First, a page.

Accretion disc

An accretion disk is in astrophysics a rotating disk around a central object, the material transported in the direction of the center ( accreted ). It may consist of atomic gas or dust ( standard disk ) or from different degrees of ionized gas ( plasma).

Mechanism of accretion in the accretion disk

Since a gas disk does not rotate as a rigid body, but differentially to the central object ( the inner regions rotate because of Kepler's laws faster), there are friction and shearing forces. Through these and other turbulent processes in the disk particles are transported towards the central object, so that the central object is gaining ground ( accreted ). These ( angular momentum conservation ) these particles have to pay their angular momentum outward. This is done by a particle 's angular momentum is transferred to another that is " pushed away " as a result of the central object.

The molecular viscosity is too small to be responsible for the angular momentum transfer ( in the required order of magnitude). Therefore, it is believed that the disk becomes turbulent, and the turbulence creates a viscosity. In weakly ionized disks assume the magnetic fields that carry the ions inevitably brings with it a major role. They cause instability (magneto rotational instability (MRI ) ), which lead to turbulence in the disc and thus to a dynamic viscosity. This finally allows accretion, ie feeding the disc material to the central body. The theory for the description of plasmas in magnetic fields is the magnetohydrodynamics ( MHD).

The temperature of a ring of an accretion is a function of density, viscosity, and rotation speed. They therefore rises in the direction of its center and can reach up to several million Kelvin in the transition layer. The radiation profile of an accretion disk is in a first approximation composed of the radiation of many rings of different temperature with different distance from the accreting object, ranging from infrared to hard X-rays.

The diameter of accretion disks ranging from a few hundred astronomical units to hundreds of parsecs in active galactic nuclei. The energy stored in the accretion disks of matter, the mass of the accreting object exceed by one to two orders of magnitude. These discs can be described as self - gravitating discs, because the information stored in the disc material, with its gravitational force, and stabilizes these together.

Occurrence of accretion disks

Typical accretion disks around young stars are located during and for some time after star formation. These include the T Tauri stars, Herbig and the FU Orionis stars. In older stars appear on accretion disks in binary star systems in which a mass flow from a donor takes place to a compact object. These include the star ratings of symbiotic stars, the cataclysmic binary stars and the X-ray binaries. The accreting compact objects are neutron stars, black holes and white dwarfs and less frequently to main-sequence stars in Algolsternen, Beta Lyrae stars and double periodic variables. Several orders of magnitude larger radii and mass transfer rates have been found in the accretion disk around the central black holes in galaxies. These manifest themselves depending on the viewing angle and accretion rate as quasars, active galactic nuclei, or Seyfert galaxies. In neutron stars and black holes gravitational potential energy is converted into accretion disks, so that by the viscosity in the differentially rotating disk, this light bright. This mechanism can vary depending on compactness, the quotient of the mass and radius of the object, up to 20 times as effective as the generation of radiation from nuclear processes, such as fusion.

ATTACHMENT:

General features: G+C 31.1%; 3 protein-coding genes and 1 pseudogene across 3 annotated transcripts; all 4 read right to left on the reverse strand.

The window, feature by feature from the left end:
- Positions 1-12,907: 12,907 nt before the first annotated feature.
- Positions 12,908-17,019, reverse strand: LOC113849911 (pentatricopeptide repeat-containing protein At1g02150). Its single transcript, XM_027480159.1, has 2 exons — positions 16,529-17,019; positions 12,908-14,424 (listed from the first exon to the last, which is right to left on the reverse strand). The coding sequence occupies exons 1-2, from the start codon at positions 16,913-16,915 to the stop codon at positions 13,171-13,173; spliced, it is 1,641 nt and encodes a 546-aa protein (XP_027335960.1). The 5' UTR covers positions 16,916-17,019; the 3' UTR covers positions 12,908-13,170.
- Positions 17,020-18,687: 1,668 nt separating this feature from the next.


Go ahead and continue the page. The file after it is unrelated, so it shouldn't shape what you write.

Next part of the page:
Formation of accretion disks

A gas cloud can contract only under the influence of gravity when there is friction between encountered parts of different speed in any form. Otherwise, they would also by collisions in the Middle retain the same kinetic energy and do not take the permanence further down in the potential well of course. This dissipation is greater, the larger the relative speed. The dissipation is the smaller, the smaller the relative velocities of the particles. When all contractile cloud has a significant angular momentum then done parallel to the axis in the center encounters a higher speed than normal to the axis. Wherein these movements are damped more than the orbital angular momentum of which coincides with the total angular momentum. Once the components are moving somewhat in a plane, the relative velocity decreases significantly and it remains flat. There are models for the formation of accretion disks. These radiative processes play an essential role for the damping.

Disc Instability Model

Accretion disks oscillate in a number of classes of stars between a state of high and low mass transfer rates. This applies to both close binary systems such as the dwarf novae, AM Canum - Venaticorum star and X-ray binaries, low mass and single stars like the FU Orionis stars, which are classified into phases with low accretion rates as T Tauri stars. The viscosity of the material in the disc varies by a factor of 10 between the two states, and this is independent of the chemical composition since the accretion is in the AM - CVn stars almost exclusively of helium and usually dominated by the hydrogen in the other cases. In the case of a high viscosity, the disc heats up due to the higher internal friction and results in a large increase in the electromagnetic radiation. Using the Disc Instability Model ( German disc instability model ) suggests that the eruptions in the star classes describe quite well, but there is so far no physical cause for the sudden change in viscosity known.